Upper age limit for jury duty to be raised to 75
Published on 20 August 2013 02:00 PM
Damian Green has announced plans to raise the upper age limit of jurors in a bid to make the criminal justice system more inclusive and reflective of modern society.
The justice minister believes that allowing people up to the age of 75 to sit on juries in England and Wales will offer significant benefits to the courts, especially by harnessing the older jurors' knowledge and life experiences.
Around 178,000 people undertake jury service across the two countries each year, but at present only those aged between 18 and 70 qualify as jurors.
'The right to be tried by your peers is, and remains, a cornerstone of the British Justice system laid down in the Magna Carta almost 800 years ago,' said Mr Green.
'Our society is changing and it is vital that the criminal justice system moves with the times. The law as it currently stands does not take into account the increases to life expectancy that have taken place over the past 25 years.'
Extraordinary human capital within our older population
The age range was last amended by the Criminal Justice Act 1988, which raised the upper limit from 65 to 70. If the latest proposed changes are to come into effect then a new law will be required, possibly brought forward by early next year.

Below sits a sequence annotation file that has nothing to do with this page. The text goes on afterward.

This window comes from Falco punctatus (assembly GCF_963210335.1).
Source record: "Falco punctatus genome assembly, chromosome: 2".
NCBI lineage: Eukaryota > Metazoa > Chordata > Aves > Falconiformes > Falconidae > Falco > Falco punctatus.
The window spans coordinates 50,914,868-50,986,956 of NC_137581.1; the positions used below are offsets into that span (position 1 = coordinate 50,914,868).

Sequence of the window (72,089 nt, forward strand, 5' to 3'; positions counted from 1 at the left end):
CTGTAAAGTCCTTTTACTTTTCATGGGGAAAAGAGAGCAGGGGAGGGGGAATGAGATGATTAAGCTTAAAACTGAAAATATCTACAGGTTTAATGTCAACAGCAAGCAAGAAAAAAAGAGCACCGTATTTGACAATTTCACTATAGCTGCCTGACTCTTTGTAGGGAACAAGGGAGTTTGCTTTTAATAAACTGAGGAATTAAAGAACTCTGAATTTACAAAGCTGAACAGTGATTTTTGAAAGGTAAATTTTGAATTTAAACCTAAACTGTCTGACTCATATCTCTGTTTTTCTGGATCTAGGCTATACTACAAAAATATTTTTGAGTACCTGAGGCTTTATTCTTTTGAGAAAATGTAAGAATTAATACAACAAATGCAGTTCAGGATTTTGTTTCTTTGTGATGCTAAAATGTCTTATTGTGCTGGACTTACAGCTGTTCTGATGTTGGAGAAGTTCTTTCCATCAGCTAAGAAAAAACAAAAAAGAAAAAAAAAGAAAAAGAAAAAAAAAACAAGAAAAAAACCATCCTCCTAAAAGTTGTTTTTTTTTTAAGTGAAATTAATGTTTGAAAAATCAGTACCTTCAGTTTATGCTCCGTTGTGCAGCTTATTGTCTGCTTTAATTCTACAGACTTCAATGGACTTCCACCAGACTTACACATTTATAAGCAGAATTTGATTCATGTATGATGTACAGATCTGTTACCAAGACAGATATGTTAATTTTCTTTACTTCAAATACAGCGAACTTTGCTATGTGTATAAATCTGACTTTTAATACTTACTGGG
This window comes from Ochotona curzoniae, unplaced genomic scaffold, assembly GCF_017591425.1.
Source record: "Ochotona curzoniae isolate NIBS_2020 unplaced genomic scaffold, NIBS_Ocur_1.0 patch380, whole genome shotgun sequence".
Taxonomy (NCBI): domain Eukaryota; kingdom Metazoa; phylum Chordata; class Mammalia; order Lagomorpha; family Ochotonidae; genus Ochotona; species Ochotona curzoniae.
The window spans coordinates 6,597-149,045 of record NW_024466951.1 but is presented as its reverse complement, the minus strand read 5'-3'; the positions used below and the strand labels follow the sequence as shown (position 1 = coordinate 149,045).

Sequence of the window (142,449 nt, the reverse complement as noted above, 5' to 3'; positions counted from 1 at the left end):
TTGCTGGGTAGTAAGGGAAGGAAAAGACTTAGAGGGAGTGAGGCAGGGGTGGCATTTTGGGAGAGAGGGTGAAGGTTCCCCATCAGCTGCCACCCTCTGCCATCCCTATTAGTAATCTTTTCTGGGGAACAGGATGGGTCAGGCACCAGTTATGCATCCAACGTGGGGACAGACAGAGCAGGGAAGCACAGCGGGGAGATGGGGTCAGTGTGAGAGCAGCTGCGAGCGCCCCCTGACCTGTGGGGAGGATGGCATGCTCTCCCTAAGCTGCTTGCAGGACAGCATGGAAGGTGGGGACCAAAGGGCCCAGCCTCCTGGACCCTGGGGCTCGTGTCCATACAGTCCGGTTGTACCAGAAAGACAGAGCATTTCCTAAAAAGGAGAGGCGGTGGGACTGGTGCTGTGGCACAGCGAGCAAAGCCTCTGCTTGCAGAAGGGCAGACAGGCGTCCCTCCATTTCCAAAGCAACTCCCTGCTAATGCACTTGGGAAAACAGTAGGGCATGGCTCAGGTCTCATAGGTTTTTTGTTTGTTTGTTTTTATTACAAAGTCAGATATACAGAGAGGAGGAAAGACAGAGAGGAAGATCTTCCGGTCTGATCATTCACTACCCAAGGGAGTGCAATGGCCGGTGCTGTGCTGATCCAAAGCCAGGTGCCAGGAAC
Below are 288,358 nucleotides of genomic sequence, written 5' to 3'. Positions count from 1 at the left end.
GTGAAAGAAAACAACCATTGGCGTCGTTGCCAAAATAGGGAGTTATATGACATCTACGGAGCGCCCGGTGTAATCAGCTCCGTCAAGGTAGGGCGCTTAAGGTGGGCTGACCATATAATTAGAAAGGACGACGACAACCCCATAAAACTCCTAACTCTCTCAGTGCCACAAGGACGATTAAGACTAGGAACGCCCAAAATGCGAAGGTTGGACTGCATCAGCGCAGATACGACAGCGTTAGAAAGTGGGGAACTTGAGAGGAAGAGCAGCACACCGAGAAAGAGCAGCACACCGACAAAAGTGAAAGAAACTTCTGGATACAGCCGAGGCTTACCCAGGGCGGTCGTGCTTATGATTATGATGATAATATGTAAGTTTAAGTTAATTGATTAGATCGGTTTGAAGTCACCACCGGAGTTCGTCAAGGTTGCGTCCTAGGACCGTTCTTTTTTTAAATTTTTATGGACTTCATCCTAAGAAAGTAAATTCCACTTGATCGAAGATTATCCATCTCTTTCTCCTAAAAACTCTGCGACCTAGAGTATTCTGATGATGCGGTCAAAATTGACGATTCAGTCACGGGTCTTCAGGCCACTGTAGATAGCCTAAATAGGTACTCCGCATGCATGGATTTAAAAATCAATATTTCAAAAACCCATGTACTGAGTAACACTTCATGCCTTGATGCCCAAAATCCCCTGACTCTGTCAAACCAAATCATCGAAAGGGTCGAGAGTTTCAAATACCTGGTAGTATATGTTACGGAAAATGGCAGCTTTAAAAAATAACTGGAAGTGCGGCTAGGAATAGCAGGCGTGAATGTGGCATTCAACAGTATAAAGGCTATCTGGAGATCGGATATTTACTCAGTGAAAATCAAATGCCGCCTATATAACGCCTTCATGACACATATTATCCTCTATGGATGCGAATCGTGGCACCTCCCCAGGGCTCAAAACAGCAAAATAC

People who are summoned for jury duty are expected to attend without fail, although the original Juries Act 1974 still allows people to be excused if they can show a good reason why they should be.
Michelle Mitchell, charity director general at Age UK, has welcomed the plans to include older people on juries.
'Judging someone on the basis of their date of birth alone risks overlooking a person's unique skills and knowledge,' she commented.
'While it's true that increasing longevity brings its challenges, there is also extraordinary human capital within our older population - older people are working, volunteering and contributing a huge amount to communities and the wider marketplace.'